The type of eclipse will depend on the combination of the factors above.  If the moon appears slightly higher or lower than the Sun as it reaches the New Moon phase, we get a partial eclipse such as the one we had in Southern Ontario this past October.  If the Moon is near the furthest point of its elliptical orbit  (its "apogee"), we get an Annular or "Ring of Fire" eclipse.  If the Moon is perfectly lined up between the Earth and Moon, and is close enough, we get a Total Solar Eclipse!

For more information on eclipses, see the following sites:


Where will the Total Eclipse occur?

The total eclipse will run from Mexico through eastern Canada.  Only a portion of Southern Ontario (in the shaded grey area) will see the total eclipse.  The rest of Ontario will only see a partial eclipse.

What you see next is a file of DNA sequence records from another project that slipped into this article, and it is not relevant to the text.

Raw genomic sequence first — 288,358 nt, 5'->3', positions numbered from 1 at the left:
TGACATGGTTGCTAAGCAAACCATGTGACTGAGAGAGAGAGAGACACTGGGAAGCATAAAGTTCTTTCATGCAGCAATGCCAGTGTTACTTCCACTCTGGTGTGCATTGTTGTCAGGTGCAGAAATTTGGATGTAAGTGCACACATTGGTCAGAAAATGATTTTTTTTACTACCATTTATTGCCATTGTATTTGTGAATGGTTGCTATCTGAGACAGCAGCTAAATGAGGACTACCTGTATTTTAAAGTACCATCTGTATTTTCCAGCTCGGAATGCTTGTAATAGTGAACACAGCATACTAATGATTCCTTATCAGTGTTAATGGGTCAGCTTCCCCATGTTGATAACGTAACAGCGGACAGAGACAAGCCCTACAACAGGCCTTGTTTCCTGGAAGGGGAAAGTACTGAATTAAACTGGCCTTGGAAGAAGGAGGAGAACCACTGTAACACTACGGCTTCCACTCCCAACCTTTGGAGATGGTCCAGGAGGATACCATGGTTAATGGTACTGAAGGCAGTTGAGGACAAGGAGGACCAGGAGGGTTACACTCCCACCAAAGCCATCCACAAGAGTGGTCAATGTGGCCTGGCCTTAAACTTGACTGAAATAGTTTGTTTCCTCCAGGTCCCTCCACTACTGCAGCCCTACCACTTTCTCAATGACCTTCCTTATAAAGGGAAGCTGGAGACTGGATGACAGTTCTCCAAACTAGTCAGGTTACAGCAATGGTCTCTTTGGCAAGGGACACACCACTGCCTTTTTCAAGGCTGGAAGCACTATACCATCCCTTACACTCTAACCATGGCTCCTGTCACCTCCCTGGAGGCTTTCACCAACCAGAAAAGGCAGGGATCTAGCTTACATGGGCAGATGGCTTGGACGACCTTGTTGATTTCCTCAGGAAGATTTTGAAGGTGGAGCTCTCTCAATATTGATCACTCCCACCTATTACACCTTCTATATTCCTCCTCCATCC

The sky will only get dark where the total eclipse occurs.  The rest of Ontario wlil not notice any appreciable difference in the brightness of the Sun. 

If you are in an area where the total eclipse occurs, the duration of darkness will be anywhere from just a few seconds to about 3 minutes and 45 seconds.  Around Hamilton, the amount of time in totality will be between approximately 90 seconds and 2 minutes 30 seconds, depending on your location.

Will you be hosting any events?

Yes! Hamilton RASC will have volunteers set up with telescopes properly equipped to safely view the Sun, and have events to help educate and entertain those who come to our event, including youngsters.

We are in the process of finalizing the location, and should have details in the coming days!